or exercising dominion and control over any dwelling unit or private property shall (1) knowingly permit any minor to possess alcoholic liquor in violation of subsection (b) of section 30-89 of the general statutes, as amended by this act, in such dwelling unit or on such private property, or (2) knowing that any minor possesses alcoholic liquor in violation of subsection (b) of section 30–89 of the general statutes, as amended by this act, in such dwelling unit or on such private property, fail to make reasonable efforts to halt such possession. For the purposes of this subsection, “minor” means a person under 21 years of age.
  • Drugs: Connecticut statutes cover a wide range of drug offenses, including the offer, sale, possession with intent to sell, gift and mere possession of various types of drugs (21a CONN GEN STAT Section 277, 278, 279 and PA 15-2). NOTE: PA 15-2 “June Special Session” replaced the prior penalty structure for drug possession crimes, which punished possession of most types of illegal drugs as felonies. Refer to summary of Connecticut Drug Offenses for Possession and Sale as well as the cited Connecticut General Statutes (CGS) relative to each at cga.ct.gov/2015/rpt/pdf/2015-R-0219.pdf or can also be found in the Quinnipiac University Annual Security Report. Federal Law (Controlled Substances Act 21 U S C Section 841, 843b, 844, 845, 846, (1988)) states that it is unlawful (1) to manufacture, distribute, or dispense, or possess with intent to manufacture, distribute, or dispense, a controlled substance; or (2) to create, distribute, or dispense, or possess with intent to distribute or dispense, a counterfeit substance. Additional information on federal crimes and penalties related to all sections of the Controlled Substances Act can be found at deadiversion.usdoj.gov or can also be found in the Quinnipiac University Annual Security Report.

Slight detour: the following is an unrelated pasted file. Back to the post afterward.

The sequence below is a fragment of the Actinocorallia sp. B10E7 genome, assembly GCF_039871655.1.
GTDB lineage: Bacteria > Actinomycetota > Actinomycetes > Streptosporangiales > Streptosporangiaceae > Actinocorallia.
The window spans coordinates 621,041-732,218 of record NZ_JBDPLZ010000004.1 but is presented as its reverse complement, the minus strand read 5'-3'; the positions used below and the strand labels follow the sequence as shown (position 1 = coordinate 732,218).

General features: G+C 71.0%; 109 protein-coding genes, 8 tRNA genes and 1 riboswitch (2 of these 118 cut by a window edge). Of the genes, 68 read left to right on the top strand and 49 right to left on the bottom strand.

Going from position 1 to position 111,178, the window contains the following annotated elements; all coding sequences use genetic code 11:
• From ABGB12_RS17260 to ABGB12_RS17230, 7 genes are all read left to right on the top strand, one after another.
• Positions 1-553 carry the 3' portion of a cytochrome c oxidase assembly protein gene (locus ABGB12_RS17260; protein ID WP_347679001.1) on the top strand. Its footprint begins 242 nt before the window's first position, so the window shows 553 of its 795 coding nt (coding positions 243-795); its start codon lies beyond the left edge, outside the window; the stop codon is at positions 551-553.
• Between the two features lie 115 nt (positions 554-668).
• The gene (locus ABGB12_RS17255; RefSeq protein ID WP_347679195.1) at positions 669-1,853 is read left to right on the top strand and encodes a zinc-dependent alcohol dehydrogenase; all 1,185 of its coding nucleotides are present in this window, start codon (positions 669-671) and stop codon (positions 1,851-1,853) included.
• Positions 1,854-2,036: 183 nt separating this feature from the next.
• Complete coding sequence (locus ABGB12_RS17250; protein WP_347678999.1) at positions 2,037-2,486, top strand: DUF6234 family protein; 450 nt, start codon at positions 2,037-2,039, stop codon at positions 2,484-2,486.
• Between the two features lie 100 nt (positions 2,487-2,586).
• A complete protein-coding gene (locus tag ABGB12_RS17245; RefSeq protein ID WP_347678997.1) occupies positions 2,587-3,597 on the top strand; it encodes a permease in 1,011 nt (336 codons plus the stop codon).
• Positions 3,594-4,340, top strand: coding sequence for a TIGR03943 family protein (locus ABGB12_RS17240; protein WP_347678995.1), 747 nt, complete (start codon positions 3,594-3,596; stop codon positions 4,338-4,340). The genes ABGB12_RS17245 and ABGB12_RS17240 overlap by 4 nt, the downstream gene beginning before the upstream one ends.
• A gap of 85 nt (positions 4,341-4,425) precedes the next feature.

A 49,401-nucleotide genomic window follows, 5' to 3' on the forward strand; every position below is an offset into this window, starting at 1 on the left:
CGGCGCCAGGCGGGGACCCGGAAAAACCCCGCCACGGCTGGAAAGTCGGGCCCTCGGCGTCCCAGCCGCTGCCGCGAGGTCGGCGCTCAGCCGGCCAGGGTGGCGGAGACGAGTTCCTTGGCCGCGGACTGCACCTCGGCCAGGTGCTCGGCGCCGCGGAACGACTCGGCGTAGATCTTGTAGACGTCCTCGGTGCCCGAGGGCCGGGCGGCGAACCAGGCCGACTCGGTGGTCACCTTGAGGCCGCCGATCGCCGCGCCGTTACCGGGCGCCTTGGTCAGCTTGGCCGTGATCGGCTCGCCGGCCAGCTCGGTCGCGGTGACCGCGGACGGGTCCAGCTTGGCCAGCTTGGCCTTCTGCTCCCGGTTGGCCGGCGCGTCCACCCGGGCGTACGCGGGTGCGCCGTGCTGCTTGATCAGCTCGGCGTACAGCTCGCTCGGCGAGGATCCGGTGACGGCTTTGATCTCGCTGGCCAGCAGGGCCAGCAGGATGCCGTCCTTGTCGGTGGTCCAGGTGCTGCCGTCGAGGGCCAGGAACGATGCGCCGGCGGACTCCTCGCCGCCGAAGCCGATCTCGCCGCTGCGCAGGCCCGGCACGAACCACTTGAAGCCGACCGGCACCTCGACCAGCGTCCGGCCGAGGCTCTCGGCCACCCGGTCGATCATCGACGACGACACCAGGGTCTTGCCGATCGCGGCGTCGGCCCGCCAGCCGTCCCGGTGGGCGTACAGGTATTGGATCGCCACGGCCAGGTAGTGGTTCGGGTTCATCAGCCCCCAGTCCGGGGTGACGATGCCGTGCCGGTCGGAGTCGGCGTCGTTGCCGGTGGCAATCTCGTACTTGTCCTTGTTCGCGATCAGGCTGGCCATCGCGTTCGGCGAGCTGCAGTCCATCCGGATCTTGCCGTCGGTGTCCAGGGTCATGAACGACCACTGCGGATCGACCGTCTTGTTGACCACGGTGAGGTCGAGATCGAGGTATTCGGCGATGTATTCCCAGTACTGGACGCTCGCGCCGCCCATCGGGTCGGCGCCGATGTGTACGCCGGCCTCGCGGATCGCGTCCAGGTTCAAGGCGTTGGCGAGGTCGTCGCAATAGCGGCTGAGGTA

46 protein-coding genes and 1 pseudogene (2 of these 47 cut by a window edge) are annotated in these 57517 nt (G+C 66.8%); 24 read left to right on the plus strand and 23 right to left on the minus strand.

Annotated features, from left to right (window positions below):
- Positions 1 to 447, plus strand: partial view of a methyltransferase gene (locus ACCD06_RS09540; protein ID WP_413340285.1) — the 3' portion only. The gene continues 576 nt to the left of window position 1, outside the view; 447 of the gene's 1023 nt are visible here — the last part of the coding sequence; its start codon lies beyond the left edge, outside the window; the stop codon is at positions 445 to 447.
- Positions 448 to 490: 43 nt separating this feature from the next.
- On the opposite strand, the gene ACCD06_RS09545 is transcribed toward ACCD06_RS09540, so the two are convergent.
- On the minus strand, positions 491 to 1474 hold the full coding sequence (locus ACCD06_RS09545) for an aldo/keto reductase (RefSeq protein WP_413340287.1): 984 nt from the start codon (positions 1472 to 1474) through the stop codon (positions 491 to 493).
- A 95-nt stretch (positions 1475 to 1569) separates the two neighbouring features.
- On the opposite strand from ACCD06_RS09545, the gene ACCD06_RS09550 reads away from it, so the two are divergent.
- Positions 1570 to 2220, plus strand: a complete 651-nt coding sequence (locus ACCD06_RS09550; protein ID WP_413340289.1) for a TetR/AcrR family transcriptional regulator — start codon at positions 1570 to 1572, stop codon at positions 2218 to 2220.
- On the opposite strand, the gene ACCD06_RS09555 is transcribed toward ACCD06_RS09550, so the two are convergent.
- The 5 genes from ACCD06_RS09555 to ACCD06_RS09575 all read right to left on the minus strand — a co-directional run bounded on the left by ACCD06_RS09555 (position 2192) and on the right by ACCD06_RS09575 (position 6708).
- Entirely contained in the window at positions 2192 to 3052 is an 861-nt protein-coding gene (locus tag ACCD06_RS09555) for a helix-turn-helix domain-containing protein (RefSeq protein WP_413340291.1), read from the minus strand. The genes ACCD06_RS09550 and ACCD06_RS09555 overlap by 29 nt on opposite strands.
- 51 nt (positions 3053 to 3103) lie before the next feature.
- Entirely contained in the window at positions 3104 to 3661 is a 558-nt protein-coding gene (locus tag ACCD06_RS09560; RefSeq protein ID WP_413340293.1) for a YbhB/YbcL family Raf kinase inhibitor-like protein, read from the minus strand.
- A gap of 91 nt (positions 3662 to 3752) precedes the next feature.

• Medical Marijuana: In accordance with federal law, the university does not permit the possession, use or distribution of marijuana. As such, students in possession of medical marijuana prescriptions (issued in Connecticut or any other state) are not permitted to use or possess marijuana on university property.

Health Risks of Alcohol and other Drug Use or Abuse

According to the National Institute of Alcohol Abuse and Alcoholism, “harmful and underage college drinking are significant public health problems, and they exact an enormous toll on the intellectual and social lives of students on campuses across the United States.” Moreover, “drinking too much—on a single occasion or over time—can take a serious toll on your health” including but not limited to:

  • Alcohol interferes with the brain’s communication pathways, and can affect the way the brain looks and works. These disruptions can change mood and behavior, and make it harder to think clearly and move with coordination.
  • Drinking a lot over a long time or too much on a single occasion can damage the heart, causing problems including: cardiomyopathy—stretching and drooping of heart muscle, arrhythmias—irregular heartbeat, stroke and high blood pressure.
  • Heavy drinking takes a toll on the liver, and can lead to a variety of problems and liver inflammations including: steatosis, or fatty liver, alcoholic hepatitis, fibrosis and cirrhosis.